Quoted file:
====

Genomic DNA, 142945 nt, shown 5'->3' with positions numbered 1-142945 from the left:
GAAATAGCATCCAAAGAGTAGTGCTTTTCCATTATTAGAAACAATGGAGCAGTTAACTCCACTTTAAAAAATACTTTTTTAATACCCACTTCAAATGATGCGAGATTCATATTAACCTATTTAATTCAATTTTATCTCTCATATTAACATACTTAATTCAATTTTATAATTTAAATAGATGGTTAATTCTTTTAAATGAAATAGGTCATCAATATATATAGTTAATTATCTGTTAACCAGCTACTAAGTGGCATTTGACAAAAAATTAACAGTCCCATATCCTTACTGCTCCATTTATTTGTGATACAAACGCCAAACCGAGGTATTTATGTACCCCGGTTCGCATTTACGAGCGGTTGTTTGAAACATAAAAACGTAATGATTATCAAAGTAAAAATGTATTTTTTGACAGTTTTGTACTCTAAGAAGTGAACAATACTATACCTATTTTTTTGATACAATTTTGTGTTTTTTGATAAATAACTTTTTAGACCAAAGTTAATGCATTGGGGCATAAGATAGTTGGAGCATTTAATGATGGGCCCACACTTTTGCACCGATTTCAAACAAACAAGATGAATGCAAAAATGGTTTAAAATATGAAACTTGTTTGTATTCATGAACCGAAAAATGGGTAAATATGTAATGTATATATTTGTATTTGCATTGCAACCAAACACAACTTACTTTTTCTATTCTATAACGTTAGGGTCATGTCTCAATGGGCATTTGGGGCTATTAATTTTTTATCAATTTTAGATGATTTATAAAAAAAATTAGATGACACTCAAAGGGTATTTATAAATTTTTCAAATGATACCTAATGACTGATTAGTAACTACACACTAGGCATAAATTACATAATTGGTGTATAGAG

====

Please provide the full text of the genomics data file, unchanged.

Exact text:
Genomic DNA, 142945 nt, shown 5'->3' with positions numbered 1-142945 from the left:
GAAATAGCATCCAAAGAGTAGTGCTTTTCCATTATTAGAAACAATGGAGCAGTTAACTCCACTTTAAAAAATACTTTTTTAATACCCACTTCAAATGATGCGAGATTCATATTAACCTATTTAATTCAATTTTATCTCTCATATTAACATACTTAATTCAATTTTATAATTTAAATAGATGGTTAATTCTTTTAAATGAAATAGGTCATCAATATATATAGTTAATTATCTGTTAACCAGCTACTAAGTGGCATTTGACAAAAAATTAACAGTCCCATATCCTTACTGCTCCATTTATTTGTGATACAAACGCCAAACCGAGGTATTTATGTACCCCGGTTCGCATTTACGAGCGGTTGTTTGAAACATAAAAACGTAATGATTATCAAAGTAAAAATGTATTTTTTGACAGTTTTGTACTCTAAGAAGTGAACAATACTATACCTATTTTTTTGATACAATTTTGTGTTTTTTGATAAATAACTTTTTAGACCAAAGTTAATGCATTGGGGCATAAGATAGTTGGAGCATTTAATGATGGGCCCACACTTTTGCACCGATTTCAAACAAACAAGATGAATGCAAAAATGGTTTAAAATATGAAACTTGTTTGTATTCATGAACCGAAAAATGGGTAAATATGTAATGTATATATTTGTATTTGCATTGCAACCAAACACAACTTACTTTTTCTATTCTATAACGTTAGGGTCATGTCTCAATGGGCATTTGGGGCTATTAATTTTTTATCAATTTTAGATGATTTATAAAAAAAATTAGATGACACTCAAAGGGTATTTATAAATTTTTCAAATGATACCTAATGACTGATTAGTAACTACACACTAGGCATAAATTACATAATTGGTGTATAGAG